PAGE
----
Some of the bird-life found within the desert include the rare Alexandra's Parrot, the Mulga Parrot and the Scarlet-chested Parrot.[8]

History[edit]

The first European to cross the desert was Peter Warburton. He made the journey from Alice Springs leaving in April 1873 and arriving at De Grey Station in January 1874. Warburton arrived in a starved condition and blind in one eye. He attributed his survival to his Aboriginal companion Charley.[9]

The historic Canning Stock Route traverses the southeastern portions of the Great Sandy Desert. Indigenous people were forcibly removed from the area due to Blue Streak missile tests in the 1950s.

In fiction[edit]

The Great Sandy Desert is featured in H. P. Lovecraft's novella The Shadow Out of Time as the location of the ruins of an alien civilisation.

See also[edit]


References[edit]

  1. ^ Environment Australia. "Revision of the Interim Biogeographic Regionalisation for Australia (IBRA) and Development of Version 5.1 - Summary Report". Department of the Environment and Water Resources, Australian Government. Archived from the original on 2006-09-05. Retrieved 2007-01-31. 
  2. ^ IBRA Version 6.1 data
  3. ^ "Outback Australia - Australian Deserts". 2010. Retrieved 2010-08-30. 
  4. ^ "Department of the Environment WA - Refugia for Biodiversity". 2009. Retrieved 2010-08-30. 
  5. ^ Wilurarra Creative 2011;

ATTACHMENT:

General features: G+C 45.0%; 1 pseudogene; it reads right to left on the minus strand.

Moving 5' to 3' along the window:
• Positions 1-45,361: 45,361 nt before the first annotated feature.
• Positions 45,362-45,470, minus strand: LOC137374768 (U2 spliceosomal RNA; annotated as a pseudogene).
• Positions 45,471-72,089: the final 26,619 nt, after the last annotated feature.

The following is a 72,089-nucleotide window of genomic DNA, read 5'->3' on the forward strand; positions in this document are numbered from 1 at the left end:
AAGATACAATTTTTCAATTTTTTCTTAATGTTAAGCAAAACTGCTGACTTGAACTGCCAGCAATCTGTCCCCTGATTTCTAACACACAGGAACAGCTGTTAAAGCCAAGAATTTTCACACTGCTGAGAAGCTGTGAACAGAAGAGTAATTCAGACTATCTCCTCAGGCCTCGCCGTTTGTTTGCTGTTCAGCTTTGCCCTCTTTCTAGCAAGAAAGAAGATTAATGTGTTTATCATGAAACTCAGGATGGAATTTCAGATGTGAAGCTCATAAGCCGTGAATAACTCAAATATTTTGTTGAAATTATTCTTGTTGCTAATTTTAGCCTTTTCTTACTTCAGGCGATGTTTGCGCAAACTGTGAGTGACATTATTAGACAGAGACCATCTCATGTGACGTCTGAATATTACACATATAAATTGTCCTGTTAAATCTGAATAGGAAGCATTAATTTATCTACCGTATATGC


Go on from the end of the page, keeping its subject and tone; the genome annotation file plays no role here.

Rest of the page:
6. ^ "Climate statistics for Australian locations - Telfer Aero". 
  7. ^ "Great Sandy-Tanami Desert". Encyclopedia of Earth. National Council for Science and the Environment. 
  8. ^ World Wildlife Fund (2001). "Great Sandy-Tanami desert". WildWorld Ecoregion Profile. National Geographic Society. Archived from the original on 2010-03-08. Retrieved 2010-08-30. 
  9. ^ "Australian Dictionary of Biography - Peter Warburton". 2010. Retrieved 2010-08-31. 

Further reading[edit]

  • Burbidge, A.A. and N.L. McKenzie. (editors)Wildlife of the Great Sandy Desert, Western Australia Perth, W.A. : Western Australian Wildlife Research Centre [and] Dept. of Fisheries and Wildlife, 1983. ISBN 0-7244-9307-7
  • Thackway, R and I D Cresswell (1995) An interim biogeographic regionalisation for Australia: a framework for setting priorities in the National Reserves System Cooperative Program Version 4.0 Canberra: Australian Nature Conservation Agency, Reserve Systems Unit, 1995. ISBN 0-642-21371-2

External links[edit]

Media related to Great Sandy Desert at Wikimedia Commons

Coordinates: 20°S 125°E / 20°S 125°E / -20; 125